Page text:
“Some teachers may contact parents about their student or the district may call with important updates,” CPS advises. “Parents should also subscribe to, and read, their district newsletter.”

Ohio Changes

In April of this year, there was a change to the Afterschool Child Enrichment (ACE) educational savings account program meaning that qualifying families can now receive $1,000 per child for enrichment and educational activities during the 2023 – 2024 school year. According to CPS, more students now qualify to receive assistance for the upcoming school year.
    Also, swatting (making prank calls) is now a felony in Ohio. The law — which also went into effect in April — targets callers who deliberately report false information to law enforcement.
    “Several school districts in Ohio have been subject to these types of threats which disrupt education,” according to CPS. This resulted in several school districts being awarded school safety grants from the state in the 2022 – 2023 school year.”
    Keep a lookout and ask your district about safety upgrades at your kids’ school this fall as a result of the grants.

Staying Organized and Helping Your Kids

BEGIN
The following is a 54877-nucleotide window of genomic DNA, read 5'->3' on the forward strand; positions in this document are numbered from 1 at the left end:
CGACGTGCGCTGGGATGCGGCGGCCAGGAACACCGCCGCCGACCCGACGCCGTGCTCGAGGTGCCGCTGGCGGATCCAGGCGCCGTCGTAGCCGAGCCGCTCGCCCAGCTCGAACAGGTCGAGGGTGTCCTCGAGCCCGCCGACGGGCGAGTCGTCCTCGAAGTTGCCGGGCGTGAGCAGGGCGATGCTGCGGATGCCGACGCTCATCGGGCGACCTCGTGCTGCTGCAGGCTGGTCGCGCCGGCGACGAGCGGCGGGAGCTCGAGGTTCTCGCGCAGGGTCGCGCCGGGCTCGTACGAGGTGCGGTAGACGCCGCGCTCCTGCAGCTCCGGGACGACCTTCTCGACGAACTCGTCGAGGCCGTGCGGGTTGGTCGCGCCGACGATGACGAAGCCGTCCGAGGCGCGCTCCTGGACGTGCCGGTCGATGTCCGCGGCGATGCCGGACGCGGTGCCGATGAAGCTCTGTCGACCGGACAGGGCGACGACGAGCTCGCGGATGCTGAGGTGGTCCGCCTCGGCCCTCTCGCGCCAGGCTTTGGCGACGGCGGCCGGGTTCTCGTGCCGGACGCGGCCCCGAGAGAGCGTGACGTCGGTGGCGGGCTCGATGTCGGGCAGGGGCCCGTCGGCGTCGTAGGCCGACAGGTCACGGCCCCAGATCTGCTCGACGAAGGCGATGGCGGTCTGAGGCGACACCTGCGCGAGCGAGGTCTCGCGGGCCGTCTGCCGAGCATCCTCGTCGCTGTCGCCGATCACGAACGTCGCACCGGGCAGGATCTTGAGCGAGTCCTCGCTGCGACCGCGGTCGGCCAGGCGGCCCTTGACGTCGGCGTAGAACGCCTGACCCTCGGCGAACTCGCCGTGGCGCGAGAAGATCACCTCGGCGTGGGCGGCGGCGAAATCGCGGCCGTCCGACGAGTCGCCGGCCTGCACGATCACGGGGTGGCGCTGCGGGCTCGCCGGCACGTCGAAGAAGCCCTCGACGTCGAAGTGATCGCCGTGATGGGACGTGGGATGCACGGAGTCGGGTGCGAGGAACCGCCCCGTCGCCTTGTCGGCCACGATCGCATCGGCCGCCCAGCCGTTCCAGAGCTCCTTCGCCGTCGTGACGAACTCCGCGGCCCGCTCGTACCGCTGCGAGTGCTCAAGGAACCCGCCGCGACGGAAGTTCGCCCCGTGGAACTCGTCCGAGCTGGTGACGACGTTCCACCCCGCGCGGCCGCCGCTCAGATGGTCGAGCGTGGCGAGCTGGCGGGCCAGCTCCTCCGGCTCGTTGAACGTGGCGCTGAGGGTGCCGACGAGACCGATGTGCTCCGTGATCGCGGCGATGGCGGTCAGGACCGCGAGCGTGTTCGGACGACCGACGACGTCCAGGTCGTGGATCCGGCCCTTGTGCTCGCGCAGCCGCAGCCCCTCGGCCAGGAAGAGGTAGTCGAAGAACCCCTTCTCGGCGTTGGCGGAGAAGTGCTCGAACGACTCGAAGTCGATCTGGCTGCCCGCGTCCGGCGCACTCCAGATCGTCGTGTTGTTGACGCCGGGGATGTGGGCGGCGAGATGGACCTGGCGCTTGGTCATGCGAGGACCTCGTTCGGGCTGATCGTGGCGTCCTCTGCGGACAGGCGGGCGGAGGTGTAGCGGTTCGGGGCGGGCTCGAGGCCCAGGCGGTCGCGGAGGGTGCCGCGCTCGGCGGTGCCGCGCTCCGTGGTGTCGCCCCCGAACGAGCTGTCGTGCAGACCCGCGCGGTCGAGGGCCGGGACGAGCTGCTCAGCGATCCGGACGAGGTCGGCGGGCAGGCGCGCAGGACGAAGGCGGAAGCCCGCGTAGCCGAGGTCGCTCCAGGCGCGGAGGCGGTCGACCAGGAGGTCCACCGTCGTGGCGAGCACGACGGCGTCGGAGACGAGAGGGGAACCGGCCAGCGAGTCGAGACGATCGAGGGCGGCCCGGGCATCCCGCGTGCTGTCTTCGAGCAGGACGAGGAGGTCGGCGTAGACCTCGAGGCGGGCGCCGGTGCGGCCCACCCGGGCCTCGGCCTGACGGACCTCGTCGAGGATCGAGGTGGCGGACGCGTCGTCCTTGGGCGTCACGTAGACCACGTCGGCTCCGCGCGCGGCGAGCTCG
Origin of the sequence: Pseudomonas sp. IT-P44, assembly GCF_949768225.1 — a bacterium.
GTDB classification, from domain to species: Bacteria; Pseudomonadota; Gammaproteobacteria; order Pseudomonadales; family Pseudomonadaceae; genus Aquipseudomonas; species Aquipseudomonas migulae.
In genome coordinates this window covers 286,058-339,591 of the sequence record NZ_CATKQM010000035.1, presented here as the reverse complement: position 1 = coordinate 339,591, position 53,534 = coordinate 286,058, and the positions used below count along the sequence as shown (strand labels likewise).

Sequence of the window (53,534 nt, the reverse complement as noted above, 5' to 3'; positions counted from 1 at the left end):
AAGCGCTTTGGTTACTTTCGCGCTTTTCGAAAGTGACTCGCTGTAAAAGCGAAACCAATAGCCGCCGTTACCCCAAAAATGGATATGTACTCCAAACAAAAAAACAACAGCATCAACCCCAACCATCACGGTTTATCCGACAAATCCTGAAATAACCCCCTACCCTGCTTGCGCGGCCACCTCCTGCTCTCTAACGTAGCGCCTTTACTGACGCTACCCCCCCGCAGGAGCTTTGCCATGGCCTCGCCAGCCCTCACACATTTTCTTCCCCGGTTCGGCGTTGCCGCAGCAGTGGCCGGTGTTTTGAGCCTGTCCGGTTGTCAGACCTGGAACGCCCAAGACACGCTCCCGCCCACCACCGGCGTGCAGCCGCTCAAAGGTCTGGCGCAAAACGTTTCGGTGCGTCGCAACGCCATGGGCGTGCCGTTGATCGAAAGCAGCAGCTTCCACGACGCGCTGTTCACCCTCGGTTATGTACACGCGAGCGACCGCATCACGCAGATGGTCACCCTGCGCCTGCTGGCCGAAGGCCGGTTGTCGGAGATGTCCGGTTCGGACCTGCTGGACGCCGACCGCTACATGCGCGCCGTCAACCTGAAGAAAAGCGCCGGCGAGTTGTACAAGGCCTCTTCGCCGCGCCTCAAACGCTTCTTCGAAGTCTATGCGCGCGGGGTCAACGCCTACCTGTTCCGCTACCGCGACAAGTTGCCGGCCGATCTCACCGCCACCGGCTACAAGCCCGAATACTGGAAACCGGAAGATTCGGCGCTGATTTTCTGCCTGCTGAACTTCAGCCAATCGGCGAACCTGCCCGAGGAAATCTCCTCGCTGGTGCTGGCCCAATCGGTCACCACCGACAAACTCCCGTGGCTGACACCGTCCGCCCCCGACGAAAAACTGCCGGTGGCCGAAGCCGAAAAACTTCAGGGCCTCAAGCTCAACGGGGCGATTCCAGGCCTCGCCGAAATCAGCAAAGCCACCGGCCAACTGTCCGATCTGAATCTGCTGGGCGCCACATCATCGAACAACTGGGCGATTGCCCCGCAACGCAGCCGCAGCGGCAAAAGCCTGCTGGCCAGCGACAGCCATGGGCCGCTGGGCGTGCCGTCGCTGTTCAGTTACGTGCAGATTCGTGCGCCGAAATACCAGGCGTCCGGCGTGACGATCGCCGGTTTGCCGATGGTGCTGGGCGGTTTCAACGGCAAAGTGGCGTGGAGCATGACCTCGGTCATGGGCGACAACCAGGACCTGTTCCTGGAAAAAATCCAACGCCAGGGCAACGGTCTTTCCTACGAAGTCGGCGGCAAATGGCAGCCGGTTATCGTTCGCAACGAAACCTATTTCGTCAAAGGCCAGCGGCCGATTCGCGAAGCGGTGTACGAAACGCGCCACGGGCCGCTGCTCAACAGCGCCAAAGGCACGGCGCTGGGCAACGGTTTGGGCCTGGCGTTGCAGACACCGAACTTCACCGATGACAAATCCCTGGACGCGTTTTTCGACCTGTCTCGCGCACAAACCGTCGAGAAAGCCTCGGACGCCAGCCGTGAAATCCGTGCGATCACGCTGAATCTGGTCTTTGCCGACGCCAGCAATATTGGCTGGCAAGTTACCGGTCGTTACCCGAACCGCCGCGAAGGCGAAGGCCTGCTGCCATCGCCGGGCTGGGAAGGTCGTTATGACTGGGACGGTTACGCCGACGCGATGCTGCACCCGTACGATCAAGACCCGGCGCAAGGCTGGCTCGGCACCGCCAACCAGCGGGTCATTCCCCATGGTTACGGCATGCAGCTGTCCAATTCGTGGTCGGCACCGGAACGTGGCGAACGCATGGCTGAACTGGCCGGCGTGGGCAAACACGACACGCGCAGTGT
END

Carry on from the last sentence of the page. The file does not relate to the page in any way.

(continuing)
As the year goes on, it’s easy for homework, school paperwork and projects to pile up. Trying to juggle all of the to-dos while having a family life is challenging. Bonbright suggests establishing a family calendar to keep track of important dates and events plus developing a consistent daily routine for homework, mealtime and fun can help you stay on track and not lose sight of things. 

“Create a dedicated workspace for homework to help your child stay focused,” she continues. “Maintain open lines of communication with your child’s teachers. Regularly check emails, newsletters and social media for important announcements and updates.”
    Not only is it important to keep an open line of communication with your kids, family and teachers, it’s also helpful to encourage your kids to take ownership of their to-dos and responsibilities, as well as time management, Bonbright says. Check in with your kids on a regular basis – you never know what support they need or what they are struggling with.
    All said and done, we know how important it is to be prepared for back-to-school, but also keep in mind to not lose sight of the “now,” says Bonbright.
    “We as parents tend to fast forward through August and miss out on fleeting opportunities to enjoy our families and the end of summer.”
    We have said it once and we will say it again and again – they are only little once, so enjoy the time you have together now before the first day of school!

Amanda Hayward is the editor of this publication and a mom of three with another due this month.

 

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About the Author

Amanda Hayward

Amanda Hayward is editor of this publication. She is from Cincinnati, Ohio, and a mom of three with one on the way. If she's not writing for Cincinnati Family, you'll find her running, juggling kids, teaching group fitness classes and cooking up healthy recipes.